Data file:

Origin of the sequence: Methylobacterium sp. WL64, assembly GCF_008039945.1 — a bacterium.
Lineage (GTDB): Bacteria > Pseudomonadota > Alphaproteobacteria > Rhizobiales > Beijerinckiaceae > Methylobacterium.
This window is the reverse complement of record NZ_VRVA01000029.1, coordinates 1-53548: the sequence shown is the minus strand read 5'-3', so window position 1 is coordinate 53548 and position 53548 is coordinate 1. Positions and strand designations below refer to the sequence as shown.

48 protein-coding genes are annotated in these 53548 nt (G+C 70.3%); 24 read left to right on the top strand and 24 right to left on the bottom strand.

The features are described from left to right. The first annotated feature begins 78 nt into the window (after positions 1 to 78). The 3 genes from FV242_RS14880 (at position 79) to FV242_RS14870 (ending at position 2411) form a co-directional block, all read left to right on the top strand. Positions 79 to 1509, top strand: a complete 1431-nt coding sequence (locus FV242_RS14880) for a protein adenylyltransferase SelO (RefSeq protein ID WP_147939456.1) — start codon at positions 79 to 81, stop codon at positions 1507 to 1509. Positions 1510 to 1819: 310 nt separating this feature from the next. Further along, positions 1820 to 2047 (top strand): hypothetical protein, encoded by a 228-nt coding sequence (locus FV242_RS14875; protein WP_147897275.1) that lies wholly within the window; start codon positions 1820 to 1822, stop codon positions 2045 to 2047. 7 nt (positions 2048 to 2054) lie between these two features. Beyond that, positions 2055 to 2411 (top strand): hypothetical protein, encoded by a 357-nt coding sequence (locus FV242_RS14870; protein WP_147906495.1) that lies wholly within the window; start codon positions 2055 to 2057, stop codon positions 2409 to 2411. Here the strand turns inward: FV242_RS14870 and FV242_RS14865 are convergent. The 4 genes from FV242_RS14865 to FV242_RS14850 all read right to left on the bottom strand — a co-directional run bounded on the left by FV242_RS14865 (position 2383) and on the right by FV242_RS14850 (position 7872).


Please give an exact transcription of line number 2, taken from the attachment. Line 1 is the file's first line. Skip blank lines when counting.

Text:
Lineage (GTDB): Bacteria > Pseudomonadota > Alphaproteobacteria > Rhizobiales > Beijerinckiaceae > Methylobacterium.